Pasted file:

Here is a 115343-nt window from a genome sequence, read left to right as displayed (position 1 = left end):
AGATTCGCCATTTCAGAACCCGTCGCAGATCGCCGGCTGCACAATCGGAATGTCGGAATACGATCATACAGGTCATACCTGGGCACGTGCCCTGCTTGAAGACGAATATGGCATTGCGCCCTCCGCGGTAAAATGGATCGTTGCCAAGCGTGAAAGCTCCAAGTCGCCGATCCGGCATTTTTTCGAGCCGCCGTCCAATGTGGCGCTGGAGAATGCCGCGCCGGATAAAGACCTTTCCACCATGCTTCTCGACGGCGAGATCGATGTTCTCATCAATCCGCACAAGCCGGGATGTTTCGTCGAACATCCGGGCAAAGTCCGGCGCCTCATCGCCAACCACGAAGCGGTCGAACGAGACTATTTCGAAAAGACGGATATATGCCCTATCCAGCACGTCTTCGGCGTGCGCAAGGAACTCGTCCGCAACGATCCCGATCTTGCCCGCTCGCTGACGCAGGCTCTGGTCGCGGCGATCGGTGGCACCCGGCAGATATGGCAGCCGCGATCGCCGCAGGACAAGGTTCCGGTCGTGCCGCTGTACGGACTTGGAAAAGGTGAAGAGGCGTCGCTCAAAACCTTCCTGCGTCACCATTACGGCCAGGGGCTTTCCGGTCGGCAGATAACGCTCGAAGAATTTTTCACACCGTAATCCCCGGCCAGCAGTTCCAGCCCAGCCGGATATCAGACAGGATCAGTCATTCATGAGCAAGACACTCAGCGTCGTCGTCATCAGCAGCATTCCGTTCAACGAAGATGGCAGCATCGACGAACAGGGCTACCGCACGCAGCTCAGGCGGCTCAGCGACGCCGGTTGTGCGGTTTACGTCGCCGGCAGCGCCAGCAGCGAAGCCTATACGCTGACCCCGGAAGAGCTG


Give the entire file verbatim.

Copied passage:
Here is a 115343-nt window from a genome sequence, read left to right as displayed (position 1 = left end):
AGATTCGCCATTTCAGAACCCGTCGCAGATCGCCGGCTGCACAATCGGAATGTCGGAATACGATCATACAGGTCATACCTGGGCACGTGCCCTGCTTGAAGACGAATATGGCATTGCGCCCTCCGCGGTAAAATGGATCGTTGCCAAGCGTGAAAGCTCCAAGTCGCCGATCCGGCATTTTTTCGAGCCGCCGTCCAATGTGGCGCTGGAGAATGCCGCGCCGGATAAAGACCTTTCCACCATGCTTCTCGACGGCGAGATCGATGTTCTCATCAATCCGCACAAGCCGGGATGTTTCGTCGAACATCCGGGCAAAGTCCGGCGCCTCATCGCCAACCACGAAGCGGTCGAACGAGACTATTTCGAAAAGACGGATATATGCCCTATCCAGCACGTCTTCGGCGTGCGCAAGGAACTCGTCCGCAACGATCCCGATCTTGCCCGCTCGCTGACGCAGGCTCTGGTCGCGGCGATCGGTGGCACCCGGCAGATATGGCAGCCGCGATCGCCGCAGGACAAGGTTCCGGTCGTGCCGCTGTACGGACTTGGAAAAGGTGAAGAGGCGTCGCTCAAAACCTTCCTGCGTCACCATTACGGCCAGGGGCTTTCCGGTCGGCAGATAACGCTCGAAGAATTTTTCACACCGTAATCCCCGGCCAGCAGTTCCAGCCCAGCCGGATATCAGACAGGATCAGTCATTCATGAGCAAGACACTCAGCGTCGTCGTCATCAGCAGCATTCCGTTCAACGAAGATGGCAGCATCGACGAACAGGGCTACCGCACGCAGCTCAGGCGGCTCAGCGACGCCGGTTGTGCGGTTTACGTCGCCGGCAGCGCCAGCAGCGAAGCCTATACGCTGACCCCGGAAGAGCTG